The Dutch television programma Uitgesproken VARA tonight discusses blood mobiles. These are mobile phones produced with minerales from the Eastern Democratic Republic of Congo (DRC). The violent conflict between the Congolese army and rebel groups continues to cause immense suffering for local people. At the same time tin, coltan, wolframite and gold extracted in the same geographical area, and helping to fuel the conflict, find their way into our mobile phones and computers. SOMO researcher Tim Steinweg explains about the problems and the possible solutions.

The contrasts in Congo, the third biggest African country, are big. Only two countries rank lower than Congo on the UN Human Development Index, the life expectancy is 46 and one in five children dies before the age of five. In contrast with the lack of basic needs for the majority of Congolese citizens, the country knows extraordinary mineral wealth. Copper, cobalt, tin, gold, diamonds are some of the riches in the Congolese soil. But instead of improving livelihoods, the raw materials are used by different armies and militias in the region to finance their operations.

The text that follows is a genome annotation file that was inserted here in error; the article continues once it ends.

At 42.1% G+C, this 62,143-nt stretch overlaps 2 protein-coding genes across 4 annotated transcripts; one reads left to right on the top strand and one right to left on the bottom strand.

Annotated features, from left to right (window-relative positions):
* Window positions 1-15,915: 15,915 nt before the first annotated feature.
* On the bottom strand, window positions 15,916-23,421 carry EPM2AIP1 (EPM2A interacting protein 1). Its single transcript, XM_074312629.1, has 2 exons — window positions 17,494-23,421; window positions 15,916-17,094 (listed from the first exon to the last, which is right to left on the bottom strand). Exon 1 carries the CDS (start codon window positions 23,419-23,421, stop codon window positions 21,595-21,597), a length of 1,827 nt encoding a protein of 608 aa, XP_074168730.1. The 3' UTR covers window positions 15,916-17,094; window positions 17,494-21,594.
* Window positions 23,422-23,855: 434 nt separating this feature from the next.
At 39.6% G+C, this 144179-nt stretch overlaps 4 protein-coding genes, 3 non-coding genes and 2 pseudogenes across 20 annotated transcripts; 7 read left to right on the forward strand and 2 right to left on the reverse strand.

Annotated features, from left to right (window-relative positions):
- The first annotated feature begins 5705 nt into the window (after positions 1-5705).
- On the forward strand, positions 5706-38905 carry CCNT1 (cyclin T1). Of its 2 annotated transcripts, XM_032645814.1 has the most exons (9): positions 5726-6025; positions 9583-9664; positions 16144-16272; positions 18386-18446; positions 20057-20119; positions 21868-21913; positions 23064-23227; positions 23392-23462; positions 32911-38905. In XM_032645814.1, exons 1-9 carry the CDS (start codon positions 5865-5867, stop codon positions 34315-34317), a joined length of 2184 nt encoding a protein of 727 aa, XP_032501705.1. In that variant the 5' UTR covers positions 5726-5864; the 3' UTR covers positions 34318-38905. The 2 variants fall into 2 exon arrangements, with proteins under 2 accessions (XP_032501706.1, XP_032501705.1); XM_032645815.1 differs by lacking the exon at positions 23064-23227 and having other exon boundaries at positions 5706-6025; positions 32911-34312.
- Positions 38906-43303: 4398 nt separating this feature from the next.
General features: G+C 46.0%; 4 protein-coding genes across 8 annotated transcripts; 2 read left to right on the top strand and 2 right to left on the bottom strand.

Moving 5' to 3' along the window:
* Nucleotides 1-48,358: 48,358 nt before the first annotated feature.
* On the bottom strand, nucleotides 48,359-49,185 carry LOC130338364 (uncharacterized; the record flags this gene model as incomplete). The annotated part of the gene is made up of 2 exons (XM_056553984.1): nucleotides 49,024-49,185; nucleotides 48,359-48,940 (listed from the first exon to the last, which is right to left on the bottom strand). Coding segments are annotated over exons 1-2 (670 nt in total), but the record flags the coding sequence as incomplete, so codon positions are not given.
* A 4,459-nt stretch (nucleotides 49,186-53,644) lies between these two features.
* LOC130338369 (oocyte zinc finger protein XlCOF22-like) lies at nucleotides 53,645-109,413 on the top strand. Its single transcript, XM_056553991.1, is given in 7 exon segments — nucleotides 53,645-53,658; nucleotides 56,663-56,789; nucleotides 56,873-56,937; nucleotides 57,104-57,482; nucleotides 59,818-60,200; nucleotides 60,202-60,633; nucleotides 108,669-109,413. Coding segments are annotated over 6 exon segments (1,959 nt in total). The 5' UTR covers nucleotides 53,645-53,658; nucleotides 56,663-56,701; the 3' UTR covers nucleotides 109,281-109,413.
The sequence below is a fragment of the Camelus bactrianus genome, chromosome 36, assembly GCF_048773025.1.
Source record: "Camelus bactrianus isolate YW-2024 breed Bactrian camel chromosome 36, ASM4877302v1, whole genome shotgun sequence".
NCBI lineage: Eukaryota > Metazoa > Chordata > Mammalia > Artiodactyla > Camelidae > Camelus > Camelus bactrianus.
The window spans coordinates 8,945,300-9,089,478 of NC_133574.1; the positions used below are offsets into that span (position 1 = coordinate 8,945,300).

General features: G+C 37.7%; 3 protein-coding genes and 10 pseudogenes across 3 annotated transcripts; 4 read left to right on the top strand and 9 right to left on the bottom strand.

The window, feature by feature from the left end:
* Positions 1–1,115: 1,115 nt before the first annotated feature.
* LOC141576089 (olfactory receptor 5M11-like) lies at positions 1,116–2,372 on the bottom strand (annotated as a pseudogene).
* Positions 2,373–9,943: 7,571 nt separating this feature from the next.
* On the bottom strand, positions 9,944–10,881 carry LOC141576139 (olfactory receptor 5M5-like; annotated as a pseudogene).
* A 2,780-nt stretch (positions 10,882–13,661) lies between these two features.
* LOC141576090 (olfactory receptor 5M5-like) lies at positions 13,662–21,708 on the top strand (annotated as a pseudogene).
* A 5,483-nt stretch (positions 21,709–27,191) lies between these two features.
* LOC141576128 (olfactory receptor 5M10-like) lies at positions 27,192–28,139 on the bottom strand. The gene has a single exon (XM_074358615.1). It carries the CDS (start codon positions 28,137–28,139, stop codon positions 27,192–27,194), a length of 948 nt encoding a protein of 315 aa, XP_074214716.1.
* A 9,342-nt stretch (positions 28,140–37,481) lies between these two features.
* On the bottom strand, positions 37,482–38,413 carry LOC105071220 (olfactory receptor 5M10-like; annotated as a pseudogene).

For the makeITfair campaign SOMO is already doing for some years research into metals. In November 2007, makeITfair published reports on human rights and environmental risks related to the mining of cobalt, tin and platinum group metals in Africa and their usage in the consumer electronics such as mobile phones and computers.

In January 2008, makeITfair presented the reports to the companies at an international roundtable. In a follow-up to this roundtable, makeITfair developed its list of principles on the CSR issues in the extraction phase, in coordination with a number of NGOs. This list of principles was sent to all major electronic brand companies, with the request to issue a public response on how they would incorporate these recommendations into their CSR and business approach.

Recently makeITfair published the report ‘Voices from the inside’. The reports shows that numerous efforts and initiatives ranging from legislation to certification have focused on the link between the conflict and the trade in minerals from Eastern DRC. The makeITfair project, however, deplores the lack of communication with local stakeholders when formulating what should be done. The report presents local views on mining reform in Eastern DRC. Although civil society groups welcome policy makers who are trying to ‘clean up’ the mining business in Eastern DRC, they want to have a stronger voice in the debate and more input into the initiatives that are currently taking shape.

Uitgesproken VARA, 25 October at 20:25 uur on Nederland 2

Watch the programme (in Dutch):